Welcome to the new-look Licensing.biz. It’s been an interesting journey to get to this point, as I am sure anyone who has been involved in an acquisition will appreciate – handovers are rarely as straightforward as you envisage. But onwards and upwards – hopefully we’ve ironed out most of the glitches and we’re ready to start the real work out of returning the website to its former glory. All you have to do is sit back and enjoy the ride (and maybe add us to your safe senders list – firstname.lastname@example.org – so our news alert emails go straight into your inbox).
We’ve taken over the running of Licensing.biz at a fascinating time for the licensing community – and indeed, business as a whole. Across the globe, suppliers and retailers have faced a series of challenges in recent years – and just when we thought we might be past the worst of it, 2022 has thrown some major curveballs into the mix, with soaring energy costs and inflation impacting consumer spending in virtually every territory across the world.
And yet – whisper it quietly – licensed merchandise is holding up remarkably well. NPD recently released figures which confirmed that licensing makes up nearly 29% of the overall UK toy market value so far this year – nearly +6% higher than in 2019. While licensed sales are only up by +2%, it is worth bearing in mind that the UK toy market is currently tracking -5%. Broadly speaking, I suspect those figures are replicated across numerous other categories and territories; I think it is fair to say that licensing is enjoying something of a resurgence in a tough retail market.
Licensors might like to take note of another interesting statistic from NPD’s research; specialist toy retailers currently represent the fastest growing retail channel for purchasing toys in the UK. In addition, ‘Toy Specialists’ is now the joint largest channel along with online-only retailers. No disrespect to the grocers and major multiples, but personally, I see this as positive news for the UK toy market, and I am delighted that Smyths, The Entertainer, Toymaster and the other specialists continue to thrive.
However, the switch from the dominance of the likes of Argos and the grocers will present its own set of challenges to licensing companies: without wishing to resort to sweeping generalisations, I think it’s fair to say that in times gone by, many licensors would invest heavily in promotional activity and in-store activations with the grocers as their primary retail activation strategy. While recent developments don’t necessarily render this approach redundant, there is no doubt that in the short term, the pendulum has swung away from the grocery toy aisles here in the UK, both in terms of sales and the awareness and impact that can be created.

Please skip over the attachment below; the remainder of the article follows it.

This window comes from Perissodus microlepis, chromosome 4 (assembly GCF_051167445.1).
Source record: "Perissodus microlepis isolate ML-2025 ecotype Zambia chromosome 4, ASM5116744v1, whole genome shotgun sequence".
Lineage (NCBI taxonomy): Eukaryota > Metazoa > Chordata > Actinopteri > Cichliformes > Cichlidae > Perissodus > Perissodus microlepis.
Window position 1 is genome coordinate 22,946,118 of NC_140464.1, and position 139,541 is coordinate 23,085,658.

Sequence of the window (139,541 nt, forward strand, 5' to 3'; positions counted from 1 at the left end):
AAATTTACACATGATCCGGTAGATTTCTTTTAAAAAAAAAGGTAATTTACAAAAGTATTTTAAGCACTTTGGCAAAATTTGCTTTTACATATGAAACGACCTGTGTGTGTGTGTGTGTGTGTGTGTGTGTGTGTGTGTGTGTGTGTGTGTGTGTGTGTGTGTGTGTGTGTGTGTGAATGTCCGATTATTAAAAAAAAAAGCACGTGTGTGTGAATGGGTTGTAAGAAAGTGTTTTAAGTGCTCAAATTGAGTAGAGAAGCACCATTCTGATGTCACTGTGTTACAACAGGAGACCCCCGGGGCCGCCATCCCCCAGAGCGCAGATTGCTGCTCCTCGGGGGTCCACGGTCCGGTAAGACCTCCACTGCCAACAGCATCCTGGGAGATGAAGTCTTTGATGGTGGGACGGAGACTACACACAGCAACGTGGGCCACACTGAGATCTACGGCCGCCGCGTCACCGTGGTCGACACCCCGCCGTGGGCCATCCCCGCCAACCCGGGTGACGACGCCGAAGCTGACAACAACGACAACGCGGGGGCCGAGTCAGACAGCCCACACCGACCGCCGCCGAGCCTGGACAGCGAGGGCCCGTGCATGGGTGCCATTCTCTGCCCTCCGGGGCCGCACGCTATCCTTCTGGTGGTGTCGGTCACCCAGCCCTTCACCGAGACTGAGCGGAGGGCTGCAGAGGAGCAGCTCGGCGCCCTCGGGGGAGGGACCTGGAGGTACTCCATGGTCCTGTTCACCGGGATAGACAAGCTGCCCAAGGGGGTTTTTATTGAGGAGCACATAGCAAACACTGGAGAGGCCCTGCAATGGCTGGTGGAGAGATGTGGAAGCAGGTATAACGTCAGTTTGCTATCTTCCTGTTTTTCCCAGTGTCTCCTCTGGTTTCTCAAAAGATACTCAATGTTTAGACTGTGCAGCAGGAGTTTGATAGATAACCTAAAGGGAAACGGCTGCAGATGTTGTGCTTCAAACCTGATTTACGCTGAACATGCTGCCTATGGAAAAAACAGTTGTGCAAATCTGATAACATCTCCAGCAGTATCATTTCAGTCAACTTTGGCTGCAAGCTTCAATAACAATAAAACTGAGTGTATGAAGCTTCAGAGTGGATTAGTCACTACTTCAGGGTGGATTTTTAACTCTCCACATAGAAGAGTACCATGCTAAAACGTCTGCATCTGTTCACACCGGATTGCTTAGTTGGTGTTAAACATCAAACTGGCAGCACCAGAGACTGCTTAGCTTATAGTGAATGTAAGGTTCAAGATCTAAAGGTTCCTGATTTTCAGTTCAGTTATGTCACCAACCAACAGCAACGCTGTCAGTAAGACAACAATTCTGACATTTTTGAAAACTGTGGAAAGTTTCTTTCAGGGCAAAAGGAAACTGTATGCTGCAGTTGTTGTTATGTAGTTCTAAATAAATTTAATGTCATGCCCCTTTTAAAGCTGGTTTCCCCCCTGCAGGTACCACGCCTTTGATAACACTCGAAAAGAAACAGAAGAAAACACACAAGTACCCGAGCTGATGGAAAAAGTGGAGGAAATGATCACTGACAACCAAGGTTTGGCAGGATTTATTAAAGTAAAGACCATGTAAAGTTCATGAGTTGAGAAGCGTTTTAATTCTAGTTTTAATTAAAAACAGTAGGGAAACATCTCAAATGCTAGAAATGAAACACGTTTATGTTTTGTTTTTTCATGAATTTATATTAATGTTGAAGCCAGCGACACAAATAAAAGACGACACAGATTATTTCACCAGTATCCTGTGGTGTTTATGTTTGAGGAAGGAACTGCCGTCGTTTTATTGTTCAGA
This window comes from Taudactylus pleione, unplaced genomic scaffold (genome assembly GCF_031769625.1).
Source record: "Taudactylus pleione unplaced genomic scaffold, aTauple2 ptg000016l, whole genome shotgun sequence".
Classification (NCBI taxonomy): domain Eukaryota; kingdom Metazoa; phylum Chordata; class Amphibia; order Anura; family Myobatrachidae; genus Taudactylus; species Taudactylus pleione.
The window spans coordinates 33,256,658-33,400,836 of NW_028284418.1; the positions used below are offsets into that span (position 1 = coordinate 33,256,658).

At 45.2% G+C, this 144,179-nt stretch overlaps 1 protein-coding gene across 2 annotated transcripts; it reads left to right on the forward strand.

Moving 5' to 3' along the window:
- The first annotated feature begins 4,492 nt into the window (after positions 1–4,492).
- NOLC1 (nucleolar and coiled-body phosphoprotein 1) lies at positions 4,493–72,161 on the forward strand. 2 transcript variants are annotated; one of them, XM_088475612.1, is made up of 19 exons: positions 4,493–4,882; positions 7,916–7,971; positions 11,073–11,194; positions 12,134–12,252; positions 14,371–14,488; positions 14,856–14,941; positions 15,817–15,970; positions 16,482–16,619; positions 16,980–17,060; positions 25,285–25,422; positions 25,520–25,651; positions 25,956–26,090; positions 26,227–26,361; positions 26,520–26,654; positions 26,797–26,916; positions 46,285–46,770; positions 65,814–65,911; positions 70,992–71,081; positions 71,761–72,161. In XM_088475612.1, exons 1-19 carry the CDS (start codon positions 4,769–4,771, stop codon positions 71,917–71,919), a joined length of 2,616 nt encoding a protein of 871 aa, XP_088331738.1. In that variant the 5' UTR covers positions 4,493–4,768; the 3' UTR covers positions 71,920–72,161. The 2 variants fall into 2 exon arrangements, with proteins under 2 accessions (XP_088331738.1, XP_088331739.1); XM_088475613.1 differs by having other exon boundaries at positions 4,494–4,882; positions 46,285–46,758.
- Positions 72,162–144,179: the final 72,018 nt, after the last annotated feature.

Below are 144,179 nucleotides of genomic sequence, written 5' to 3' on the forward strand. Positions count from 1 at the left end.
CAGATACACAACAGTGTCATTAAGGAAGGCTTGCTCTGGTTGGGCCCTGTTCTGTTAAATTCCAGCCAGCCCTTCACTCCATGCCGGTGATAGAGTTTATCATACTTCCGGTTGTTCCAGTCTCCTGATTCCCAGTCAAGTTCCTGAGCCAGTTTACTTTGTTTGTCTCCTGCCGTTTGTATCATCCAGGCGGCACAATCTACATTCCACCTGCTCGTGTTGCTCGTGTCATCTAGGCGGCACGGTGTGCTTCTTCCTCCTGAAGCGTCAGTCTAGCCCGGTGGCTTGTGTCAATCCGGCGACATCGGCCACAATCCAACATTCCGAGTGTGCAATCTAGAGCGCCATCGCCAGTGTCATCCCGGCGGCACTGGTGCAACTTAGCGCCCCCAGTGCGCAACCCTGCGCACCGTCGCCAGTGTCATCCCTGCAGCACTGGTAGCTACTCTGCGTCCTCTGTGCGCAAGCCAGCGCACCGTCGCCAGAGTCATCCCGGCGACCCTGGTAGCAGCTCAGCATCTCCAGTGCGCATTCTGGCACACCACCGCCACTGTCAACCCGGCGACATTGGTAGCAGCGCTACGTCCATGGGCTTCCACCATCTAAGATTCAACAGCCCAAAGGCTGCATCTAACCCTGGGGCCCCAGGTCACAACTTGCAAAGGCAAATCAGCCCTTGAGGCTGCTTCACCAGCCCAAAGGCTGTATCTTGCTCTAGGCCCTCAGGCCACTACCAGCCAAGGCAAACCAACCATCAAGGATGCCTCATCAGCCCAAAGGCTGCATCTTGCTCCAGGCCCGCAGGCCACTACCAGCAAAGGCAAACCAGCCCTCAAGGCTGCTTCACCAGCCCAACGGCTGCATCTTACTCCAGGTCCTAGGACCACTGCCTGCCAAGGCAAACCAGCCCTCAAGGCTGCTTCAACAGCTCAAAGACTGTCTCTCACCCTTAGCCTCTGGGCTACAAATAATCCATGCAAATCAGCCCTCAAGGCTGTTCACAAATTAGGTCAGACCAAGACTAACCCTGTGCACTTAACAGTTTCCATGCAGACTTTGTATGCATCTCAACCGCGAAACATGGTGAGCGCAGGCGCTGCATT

Arguably, it isn’t viable to put all your eggs in one basket anymore, in the same way that companies spending their entire consumer marketing budget on a big TV campaign is no longer considered the optimal media strategy. As Bob Dylan once sang, ‘the times they are a-changing’ – he may have embarrassed himself from a grammatical perspective there, but fundamentally he wasn’t wrong. Where once Argos reigned supreme in toys here in the UK, the feedback I get from toy suppliers presents a very different picture now. On the plus side, many of the key licensors with properties in the kids’ space are already working with the specialist toy retail channel on window displays and impactful in-store activations, and I am sure others could benefit from partnerships with these passionate, hands-on retail specialists.
Of course, it is the nature of pendulums that they have a tendency to swing back, and no-one is writing off the grocers – or even Argos – just yet. Nevertheless, the power those retailers once wielded to demand exclusives for new licensed ranges and the lions’ share of the promotional budget is perhaps a thing of the past – for now at least.
Now that we’ve hit September, the retail market should hopefully kick up a gear or two as we head towards the festive season. And of course, in a little over three weeks’ time, the licensing community will be heading to the ExCeL centre (whose owners presumably took grammar lessons from Bob Dylan) for the latest BLE event. We’re delighted to bring you a round-up of the key BLE exhibitors and the properties they’ll be showcasing in the extended Licensing World section of the latest issue of Toy World – and you can access the digital version of that issue here today.
It’s important for visitors to do their homework ahead of any physical event. Realistically, no-one has time to read much at the event itself – we’re all either in a meeting, dashing to a meeting because we’re running late, looking at our phone for urgent messages or talking to people in the aisles. We have always believed that it is essential for our preview issues to be available to read weeks ahead of the show’s opening day, so our readers can plan their trip and make appointments.
So, hopefully we can help with your valuable preparation work – as well as the comprehensive preview in Toy World, we’ll also be updating the Licensing.biz website with all the latest news in the run-up to the show, and during the event itself. So, whether you are able to be on site this year or not, we’ll aim to keep you informed with all the major breaking news and developments, and a post-show review will round-up the key stories and give an account of the show as we saw it.
I hope you enjoy the revamped Licensing.biz and will come with us as we embark on our journey. We know there are challenges ahead – for starters, there isn’t exactly a shortage of websites for the licensing market. But there wasn’t a shortage of toy magazines when we launched Toy World eleven years ago, and that turned out OK.